What do you consider to be your best trait?

I’m generous to a fault. I always buy the first round of drinks.

What trait do you deplore in other people?

I always buy the first round of drinks.

What skill do you lack that you’d love to have?

I used to lack the skill to love. Then my daughter arrived. Now I need a dimmer switch to turn down the intensity.

Which superhero would you be and why?

My “rugged” looks ensure that I’d be much more likely to be cast in the role of a villain than a hero. I’d style myself as a subversive super-villain. From behind a deceptively evil façade, deep within my super-villain’s remote tropical island lair, I’d devote a significant proportion of my time to doing good, just to confound the expectations of others.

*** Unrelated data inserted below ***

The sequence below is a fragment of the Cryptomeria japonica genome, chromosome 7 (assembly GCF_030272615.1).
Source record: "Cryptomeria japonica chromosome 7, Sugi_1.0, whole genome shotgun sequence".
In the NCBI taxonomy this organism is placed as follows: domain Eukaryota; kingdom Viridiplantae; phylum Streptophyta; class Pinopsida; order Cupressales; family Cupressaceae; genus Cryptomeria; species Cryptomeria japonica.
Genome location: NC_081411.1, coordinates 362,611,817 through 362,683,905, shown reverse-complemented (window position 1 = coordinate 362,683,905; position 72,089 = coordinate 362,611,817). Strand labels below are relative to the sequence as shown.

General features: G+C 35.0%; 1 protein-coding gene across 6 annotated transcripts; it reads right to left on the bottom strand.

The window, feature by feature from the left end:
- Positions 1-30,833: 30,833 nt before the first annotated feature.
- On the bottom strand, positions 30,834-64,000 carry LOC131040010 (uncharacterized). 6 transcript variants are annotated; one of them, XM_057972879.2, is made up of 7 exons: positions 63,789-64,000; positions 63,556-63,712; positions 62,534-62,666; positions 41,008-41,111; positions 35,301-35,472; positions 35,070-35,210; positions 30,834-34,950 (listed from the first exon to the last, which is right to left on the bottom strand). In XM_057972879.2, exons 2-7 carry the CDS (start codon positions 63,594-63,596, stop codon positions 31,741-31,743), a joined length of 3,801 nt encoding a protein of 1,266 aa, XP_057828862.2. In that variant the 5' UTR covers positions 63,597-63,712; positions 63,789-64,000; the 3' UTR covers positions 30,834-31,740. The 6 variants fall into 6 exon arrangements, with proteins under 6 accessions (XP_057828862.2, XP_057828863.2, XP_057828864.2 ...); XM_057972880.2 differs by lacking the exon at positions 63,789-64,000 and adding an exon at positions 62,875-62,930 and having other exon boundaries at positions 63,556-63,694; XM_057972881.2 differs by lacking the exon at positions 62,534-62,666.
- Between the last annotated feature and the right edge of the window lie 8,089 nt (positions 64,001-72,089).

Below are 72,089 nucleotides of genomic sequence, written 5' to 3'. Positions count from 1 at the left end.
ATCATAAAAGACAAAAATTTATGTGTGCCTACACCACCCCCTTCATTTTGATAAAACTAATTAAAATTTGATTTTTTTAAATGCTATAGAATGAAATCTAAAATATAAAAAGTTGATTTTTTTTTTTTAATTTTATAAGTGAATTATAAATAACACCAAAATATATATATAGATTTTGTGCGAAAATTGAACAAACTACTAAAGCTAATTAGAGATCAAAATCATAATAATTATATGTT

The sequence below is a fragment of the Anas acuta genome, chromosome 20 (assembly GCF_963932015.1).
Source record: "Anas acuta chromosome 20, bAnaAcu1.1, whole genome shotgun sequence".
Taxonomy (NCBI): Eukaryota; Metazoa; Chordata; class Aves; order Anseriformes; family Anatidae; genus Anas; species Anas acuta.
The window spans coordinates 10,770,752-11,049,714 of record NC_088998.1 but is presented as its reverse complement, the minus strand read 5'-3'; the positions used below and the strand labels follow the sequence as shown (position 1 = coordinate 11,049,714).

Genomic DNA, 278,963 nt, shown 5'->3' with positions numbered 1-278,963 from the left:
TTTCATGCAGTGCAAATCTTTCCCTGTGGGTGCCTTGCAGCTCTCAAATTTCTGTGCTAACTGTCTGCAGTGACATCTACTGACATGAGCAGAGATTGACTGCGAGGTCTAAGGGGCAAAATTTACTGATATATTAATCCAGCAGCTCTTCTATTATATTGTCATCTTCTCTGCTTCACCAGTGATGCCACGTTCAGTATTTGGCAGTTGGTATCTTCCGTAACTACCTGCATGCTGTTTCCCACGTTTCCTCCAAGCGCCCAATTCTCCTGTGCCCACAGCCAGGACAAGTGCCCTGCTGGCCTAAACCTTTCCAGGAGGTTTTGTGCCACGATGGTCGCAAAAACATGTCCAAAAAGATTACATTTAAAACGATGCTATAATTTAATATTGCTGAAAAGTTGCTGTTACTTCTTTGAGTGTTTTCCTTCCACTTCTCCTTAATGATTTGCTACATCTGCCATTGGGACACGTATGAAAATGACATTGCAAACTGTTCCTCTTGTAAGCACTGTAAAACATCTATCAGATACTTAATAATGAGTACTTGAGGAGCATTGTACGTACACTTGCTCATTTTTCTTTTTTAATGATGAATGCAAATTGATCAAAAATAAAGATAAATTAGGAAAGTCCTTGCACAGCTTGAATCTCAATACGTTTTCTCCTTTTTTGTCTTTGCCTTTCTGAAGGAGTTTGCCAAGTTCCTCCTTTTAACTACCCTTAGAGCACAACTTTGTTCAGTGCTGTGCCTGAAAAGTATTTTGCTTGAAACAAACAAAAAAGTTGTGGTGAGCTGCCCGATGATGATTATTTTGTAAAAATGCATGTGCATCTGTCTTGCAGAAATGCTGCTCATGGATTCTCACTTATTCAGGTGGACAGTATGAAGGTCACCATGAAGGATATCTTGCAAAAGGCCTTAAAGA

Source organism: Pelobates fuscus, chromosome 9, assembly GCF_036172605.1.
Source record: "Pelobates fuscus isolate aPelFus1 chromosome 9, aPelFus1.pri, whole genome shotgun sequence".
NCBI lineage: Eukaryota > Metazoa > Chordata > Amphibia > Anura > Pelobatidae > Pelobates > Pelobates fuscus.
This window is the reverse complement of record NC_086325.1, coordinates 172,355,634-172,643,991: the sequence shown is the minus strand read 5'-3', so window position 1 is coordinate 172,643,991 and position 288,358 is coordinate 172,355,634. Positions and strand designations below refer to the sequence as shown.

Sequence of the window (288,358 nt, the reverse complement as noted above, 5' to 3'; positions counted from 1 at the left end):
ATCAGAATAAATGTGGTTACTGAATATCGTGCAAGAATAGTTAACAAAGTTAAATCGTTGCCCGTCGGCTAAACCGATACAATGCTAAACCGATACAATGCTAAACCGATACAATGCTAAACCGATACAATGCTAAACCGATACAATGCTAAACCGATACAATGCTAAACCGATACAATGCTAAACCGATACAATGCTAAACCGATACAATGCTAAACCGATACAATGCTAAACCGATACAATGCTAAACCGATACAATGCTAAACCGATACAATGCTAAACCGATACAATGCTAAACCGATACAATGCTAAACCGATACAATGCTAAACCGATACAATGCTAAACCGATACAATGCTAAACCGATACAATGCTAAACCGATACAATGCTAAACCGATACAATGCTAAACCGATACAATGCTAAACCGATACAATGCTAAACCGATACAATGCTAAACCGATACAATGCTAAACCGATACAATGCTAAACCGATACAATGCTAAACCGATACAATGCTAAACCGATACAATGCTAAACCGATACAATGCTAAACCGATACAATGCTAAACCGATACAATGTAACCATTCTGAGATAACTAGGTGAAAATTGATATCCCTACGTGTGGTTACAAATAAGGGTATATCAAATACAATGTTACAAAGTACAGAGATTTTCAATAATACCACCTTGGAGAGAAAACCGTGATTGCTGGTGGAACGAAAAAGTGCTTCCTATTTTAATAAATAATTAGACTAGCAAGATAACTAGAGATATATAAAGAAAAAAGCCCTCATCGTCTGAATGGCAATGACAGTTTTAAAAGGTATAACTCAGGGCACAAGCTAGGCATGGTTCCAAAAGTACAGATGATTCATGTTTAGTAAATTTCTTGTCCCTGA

If you could choose to have either the ability to be invisible or the ability to read minds, which would you choose and why?

The ability to read minds sounds like a camp, kitschy, retro-futuristic concept from a bad science fiction novel: simultaneously far-fetched and quaintly reductive. The concept “mind-reading” implies that the participants would have to be drearily literal-minded for such a talent to yield a comprehensive insight. One could suggest, with equal absurdity, that the ability to audit minds might be sufficient to exhaustively elucidate and illuminate the mental processes of the business-minded.

I cling to the sentimental delusion that my mental multiverse is more like a synaesthetic symphony than a book, and that my words, expressed or not, are merely the polyrhythmic clatter of the percussion section.

So, I guess, I’ll continue to be El Hombre Invisible .

How did you find IHIQS?

The only possible excuses for Googling such an unwieldy acronym are design and dyslexia. Neither excuse is capable of boosting my “street cred” into warp drive, but dyslexic serendipity sounds like a moderately convincing plea in mitigation.

What forums do you find most interesting? Most maddening?